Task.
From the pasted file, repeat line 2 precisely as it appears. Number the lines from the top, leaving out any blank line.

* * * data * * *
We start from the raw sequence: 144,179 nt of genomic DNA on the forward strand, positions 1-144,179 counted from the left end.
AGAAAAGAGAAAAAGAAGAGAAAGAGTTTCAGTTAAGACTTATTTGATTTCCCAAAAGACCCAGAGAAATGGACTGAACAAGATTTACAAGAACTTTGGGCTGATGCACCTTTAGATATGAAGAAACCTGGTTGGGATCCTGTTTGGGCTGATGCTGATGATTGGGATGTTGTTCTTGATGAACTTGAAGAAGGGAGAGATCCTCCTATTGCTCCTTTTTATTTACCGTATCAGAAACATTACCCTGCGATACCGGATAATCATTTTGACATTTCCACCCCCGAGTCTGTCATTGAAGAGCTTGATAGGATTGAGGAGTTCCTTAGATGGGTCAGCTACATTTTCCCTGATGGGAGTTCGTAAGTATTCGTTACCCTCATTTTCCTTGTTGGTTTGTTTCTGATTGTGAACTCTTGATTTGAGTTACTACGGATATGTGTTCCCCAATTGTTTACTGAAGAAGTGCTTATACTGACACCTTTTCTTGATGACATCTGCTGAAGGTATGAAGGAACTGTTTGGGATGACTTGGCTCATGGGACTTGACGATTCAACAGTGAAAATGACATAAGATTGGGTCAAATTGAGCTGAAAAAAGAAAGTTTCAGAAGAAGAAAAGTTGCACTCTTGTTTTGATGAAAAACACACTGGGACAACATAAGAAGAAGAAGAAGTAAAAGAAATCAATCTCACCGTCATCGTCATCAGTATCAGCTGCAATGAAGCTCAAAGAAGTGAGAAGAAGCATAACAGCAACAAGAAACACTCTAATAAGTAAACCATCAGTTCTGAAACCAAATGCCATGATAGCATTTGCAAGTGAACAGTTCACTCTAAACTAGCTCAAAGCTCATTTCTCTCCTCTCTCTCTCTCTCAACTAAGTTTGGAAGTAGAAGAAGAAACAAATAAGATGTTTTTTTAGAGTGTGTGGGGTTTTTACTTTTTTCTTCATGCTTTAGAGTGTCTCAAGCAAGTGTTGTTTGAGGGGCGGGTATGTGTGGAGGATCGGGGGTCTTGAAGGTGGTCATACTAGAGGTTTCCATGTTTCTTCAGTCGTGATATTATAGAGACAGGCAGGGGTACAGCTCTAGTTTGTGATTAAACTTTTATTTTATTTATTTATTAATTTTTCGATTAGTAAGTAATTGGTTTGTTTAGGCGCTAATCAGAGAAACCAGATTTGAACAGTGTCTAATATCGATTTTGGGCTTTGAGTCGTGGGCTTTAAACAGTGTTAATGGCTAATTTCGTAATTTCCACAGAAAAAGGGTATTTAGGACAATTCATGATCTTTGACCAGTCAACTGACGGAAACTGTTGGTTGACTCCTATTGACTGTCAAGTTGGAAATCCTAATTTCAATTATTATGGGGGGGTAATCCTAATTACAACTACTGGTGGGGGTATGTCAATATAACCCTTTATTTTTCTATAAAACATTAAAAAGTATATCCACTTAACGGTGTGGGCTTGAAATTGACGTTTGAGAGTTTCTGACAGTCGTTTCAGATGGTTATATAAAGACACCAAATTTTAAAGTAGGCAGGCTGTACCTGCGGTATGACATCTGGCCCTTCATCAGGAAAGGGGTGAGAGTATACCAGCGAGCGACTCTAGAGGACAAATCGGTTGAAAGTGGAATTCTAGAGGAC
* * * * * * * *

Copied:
AGAAAAGAGAAAAAGAAGAGAAAGAGTTTCAGTTAAGACTTATTTGATTTCCCAAAAGACCCAGAGAAATGGACTGAACAAGATTTACAAGAACTTTGGGCTGATGCACCTTTAGATATGAAGAAACCTGGTTGGGATCCTGTTTGGGCTGATGCTGATGATTGGGATGTTGTTCTTGATGAACTTGAAGAAGGGAGAGATCCTCCTATTGCTCCTTTTTATTTACCGTATCAGAAACATTACCCTGCGATACCGGATAATCATTTTGACATTTCCACCCCCGAGTCTGTCATTGAAGAGCTTGATAGGATTGAGGAGTTCCTTAGATGGGTCAGCTACATTTTCCCTGATGGGAGTTCGTAAGTATTCGTTACCCTCATTTTCCTTGTTGGTTTGTTTCTGATTGTGAACTCTTGATTTGAGTTACTACGGATATGTGTTCCCCAATTGTTTACTGAAGAAGTGCTTATACTGACACCTTTTCTTGATGACATCTGCTGAAGGTATGAAGGAACTGTTTGGGATGACTTGGCTCATGGGACTTGACGATTCAACAGTGAAAATGACATAAGATTGGGTCAAATTGAGCTGAAAAAAGAAAGTTTCAGAAGAAGAAAAGTTGCACTCTTGTTTTGATGAAAAACACACTGGGACAACATAAGAAGAAGAAGAAGTAAAAGAAATCAATCTCACCGTCATCGTCATCAGTATCAGCTGCAATGAAGCTCAAAGAAGTGAGAAGAAGCATAACAGCAACAAGAAACACTCTAATAAGTAAACCATCAGTTCTGAAACCAAATGCCATGATAGCATTTGCAAGTGAACAGTTCACTCTAAACTAGCTCAAAGCTCATTTCTCTCCTCTCTCTCTCTCTCAACTAAGTTTGGAAGTAGAAGAAGAAACAAATAAGATGTTTTTTTAGAGTGTGTGGGGTTTTTACTTTTTTCTTCATGCTTTAGAGTGTCTCAAGCAAGTGTTGTTTGAGGGGCGGGTATGTGTGGAGGATCGGGGGTCTTGAAGGTGGTCATACTAGAGGTTTCCATGTTTCTTCAGTCGTGATATTATAGAGACAGGCAGGGGTACAGCTCTAGTTTGTGATTAAACTTTTATTTTATTTATTTATTAATTTTTCGATTAGTAAGTAATTGGTTTGTTTAGGCGCTAATCAGAGAAACCAGATTTGAACAGTGTCTAATATCGATTTTGGGCTTTGAGTCGTGGGCTTTAAACAGTGTTAATGGCTAATTTCGTAATTTCCACAGAAAAAGGGTATTTAGGACAATTCATGATCTTTGACCAGTCAACTGACGGAAACTGTTGGTTGACTCCTATTGACTGTCAAGTTGGAAATCCTAATTTCAATTATTATGGGGGGGTAATCCTAATTACAACTACTGGTGGGGGTATGTCAATATAACCCTTTATTTTTCTATAAAACATTAAAAAGTATATCCACTTAACGGTGTGGGCTTGAAATTGACGTTTGAGAGTTTCTGACAGTCGTTTCAGATGGTTATATAAAGACACCAAATTTTAAAGTAGGCAGGCTGTACCTGCGGTATGACATCTGGCCCTTCATCAGGAAAGGGGTGAGAGTATACCAGCGAGCGACTCTAGAGGACAAATCGGTTGAAAGTGGAATTCTAGAGGAC